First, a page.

Friday, 6 December 2013

Pets, landlords and the need to keep moving.

When I first moved here in 1998, Mr A and I spent a couple of months travelling along the south and west coasts of Turkey.  It was the beginning of winter.  Mr A had finished his job in a restaurant at the end of the season, and it seemed the perfect opportunity for him to show me different areas where we might like to settle, and where there would be work for him, hopefully for the winter, but also for the following summer.

We eventually arrived in Gumusluk, on the Bodrum peninsular, and we rented an apartment.  Our first proper home together.  It was an old building set amongst olive and orange groves.  But it was a summer holiday let, and unsuitable for winter.  No hot water or cooker, every room leading out to an open terrace, and metal framed windows that let in the rain. 

We were walking along the beach one morning and discovered a tiny ginger kitten trying desperately to eat a raw fish.  We took her home and called her Kuci. 

After a few months, the cold and damp apartment was just too much to cope with so we found a new apartment in Turgutreis and moved there.   Kuci settled very well.  She liked to go out during the day, then she would return early evening, jump onto the kitchen windowsill and scratch the window to be let in.

Unfortunately, the landlord who lived on site, objected to her being around.   One evening Kuci didn't return.  We sat up all night waiting.   The next day we searched for her...and the next and so on.  Mr A even offered a reward to the local kids if they could find her, and he spoke to the rubbish collectors, asking them to also look out for her.   She never returned.   To this day, I believe the landlord disposed of her, although we couldn't prove it.

A month or so later, a tiny puppy turned up at the gate.  We smuggled her in and called her Maisie.Every time we took her out I would put her in a large handbag so that the landlord wouldn't see her.  Eventually she started to grow and it was impossible to hide her, so we moved again.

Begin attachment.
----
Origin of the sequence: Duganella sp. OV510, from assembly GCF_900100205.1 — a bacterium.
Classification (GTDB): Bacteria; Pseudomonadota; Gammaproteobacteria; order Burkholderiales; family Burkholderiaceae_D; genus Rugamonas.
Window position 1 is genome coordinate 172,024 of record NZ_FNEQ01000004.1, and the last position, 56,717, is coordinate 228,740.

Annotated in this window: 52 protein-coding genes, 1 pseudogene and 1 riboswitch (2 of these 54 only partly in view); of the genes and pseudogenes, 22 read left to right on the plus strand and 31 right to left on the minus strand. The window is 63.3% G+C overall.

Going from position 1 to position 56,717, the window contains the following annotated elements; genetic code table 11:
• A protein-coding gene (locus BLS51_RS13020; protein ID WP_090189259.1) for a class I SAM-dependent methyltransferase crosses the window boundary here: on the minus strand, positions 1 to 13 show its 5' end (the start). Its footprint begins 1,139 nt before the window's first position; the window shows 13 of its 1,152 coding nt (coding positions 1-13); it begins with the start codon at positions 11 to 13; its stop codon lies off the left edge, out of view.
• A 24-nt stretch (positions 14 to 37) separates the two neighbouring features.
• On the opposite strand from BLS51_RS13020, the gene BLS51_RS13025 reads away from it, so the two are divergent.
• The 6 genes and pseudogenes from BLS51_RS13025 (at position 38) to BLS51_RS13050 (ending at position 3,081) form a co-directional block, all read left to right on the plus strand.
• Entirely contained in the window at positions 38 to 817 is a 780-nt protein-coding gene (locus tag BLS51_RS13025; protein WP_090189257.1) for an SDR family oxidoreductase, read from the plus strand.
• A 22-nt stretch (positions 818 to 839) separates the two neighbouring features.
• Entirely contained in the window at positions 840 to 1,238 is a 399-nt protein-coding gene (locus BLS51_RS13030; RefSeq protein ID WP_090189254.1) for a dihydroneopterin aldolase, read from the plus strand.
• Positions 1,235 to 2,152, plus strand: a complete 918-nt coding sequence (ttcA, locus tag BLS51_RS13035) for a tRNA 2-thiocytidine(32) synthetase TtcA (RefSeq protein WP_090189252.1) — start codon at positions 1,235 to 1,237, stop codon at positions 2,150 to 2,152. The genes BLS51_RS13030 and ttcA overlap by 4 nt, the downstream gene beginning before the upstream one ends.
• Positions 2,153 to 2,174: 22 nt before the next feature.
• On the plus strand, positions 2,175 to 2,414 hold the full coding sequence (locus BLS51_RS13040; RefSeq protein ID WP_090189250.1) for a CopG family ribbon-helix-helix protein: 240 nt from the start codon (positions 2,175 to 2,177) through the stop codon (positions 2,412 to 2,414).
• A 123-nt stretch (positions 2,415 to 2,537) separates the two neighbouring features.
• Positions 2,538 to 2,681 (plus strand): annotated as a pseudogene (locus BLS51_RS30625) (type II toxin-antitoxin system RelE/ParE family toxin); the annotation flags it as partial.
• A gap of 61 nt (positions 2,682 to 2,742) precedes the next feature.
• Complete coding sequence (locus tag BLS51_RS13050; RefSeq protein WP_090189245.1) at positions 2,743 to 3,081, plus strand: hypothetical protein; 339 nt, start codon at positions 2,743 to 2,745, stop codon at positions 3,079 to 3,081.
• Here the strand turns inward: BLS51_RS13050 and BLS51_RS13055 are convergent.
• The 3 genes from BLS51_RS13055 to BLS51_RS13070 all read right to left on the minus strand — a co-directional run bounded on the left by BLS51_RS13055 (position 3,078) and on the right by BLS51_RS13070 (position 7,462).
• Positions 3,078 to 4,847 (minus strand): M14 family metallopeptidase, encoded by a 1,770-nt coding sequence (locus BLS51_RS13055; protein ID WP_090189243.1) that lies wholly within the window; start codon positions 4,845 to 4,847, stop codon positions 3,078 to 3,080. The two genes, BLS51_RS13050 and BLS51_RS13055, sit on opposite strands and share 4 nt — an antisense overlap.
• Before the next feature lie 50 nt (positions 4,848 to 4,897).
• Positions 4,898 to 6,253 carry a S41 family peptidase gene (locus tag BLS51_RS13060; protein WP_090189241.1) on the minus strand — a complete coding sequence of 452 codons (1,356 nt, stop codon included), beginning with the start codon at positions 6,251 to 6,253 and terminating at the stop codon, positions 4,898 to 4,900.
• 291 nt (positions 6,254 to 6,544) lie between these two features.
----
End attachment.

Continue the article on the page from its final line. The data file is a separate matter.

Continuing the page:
And this is how it has been ever since.  Until we moved to this house nearly 5 years ago, we moved a total of 14 times.

We had Maisie for a couple of years.   My father in England was very ill and I needed to return to be with him.  Mr A was coming up to the end of the season and money was tight.  He could no longer pay the rent so had to move out of the apartment.  The landlord and his family, who were very kind people, who had a dog of their own had always treated Maisie well, and they offered to have Maisie.  Reluctantly Mr A left her with them and moved to Izmir to find work with accommodation.

In the meantime, my father died.  I stayed on because my mother was ill, and she passed away a few months later.  I wasn't able to return to Turkey for about six months.

During this time, Mr A discovered that Maisie had been dumped in the local shelter by the landlord and was furious.  He drove all the way to Turgutreis to search for her.  He found her and took her with him.  He was now in Antalya, having searched for work, but found nothing.  He and Maisie slept in the car, sharing whatever food he could afford to buy.  A man who worked near where Mr A parked, stopped each evening and gave Mr A food for Maisie.  He offered to give her a home on his farm, along with his other dogs.  Mr A didn't want to let her go, but eventually he took Maisie there and she was happy.  Mr A went back there to visit several times just to make sure.

There have been other cats and dogs since then.   Bobby, the black and white cat, who we just could not tame and didn't want to stay in the house and eventually decided to park himself at a local hotel, where everyone loved him because he chased the dogs away!

A tiny kitten who I fed but she was too weak to survive long enough to be given a name.  An emaciated black and white dog called Molly, who was so riddled with worms that she had gone blind in one eye.  We had her treated by the vet, and kept her for about 6 months before re-homing her.  This was now the established pattern.  Landlords don't want dogs and cats in their apartments, so if we wanted to keep one we would have to keep moving.

Living in Side, 11 years ago, we found Beki dumped in the road along with 3 other pups. Although all from the same litter, Beki was clearly the runt...very tiny and only two weeks old.  An Australian girl living closeby took one of them and the other two were adopted by a vet.  We smuggled Beki in to our apartment.  The landlord objected.  We moved again, and again.  I had hand-reared Beki and was determined to keep her.   We did, for 10 years, until she died from cancer last year.

There was Susie,a street dog that I fed outside our apartment in Avanos, Cappodocia, until I witnessed an old lady beating her with a stick, so we took her in.  The landlord had tolerated Beki but refused to allow us to keep two dogs.  Even though Mr A actually built a big fenced area in the garden for her to stay in.   We managed to find her a home on a farm near Kayseri, where she was happy.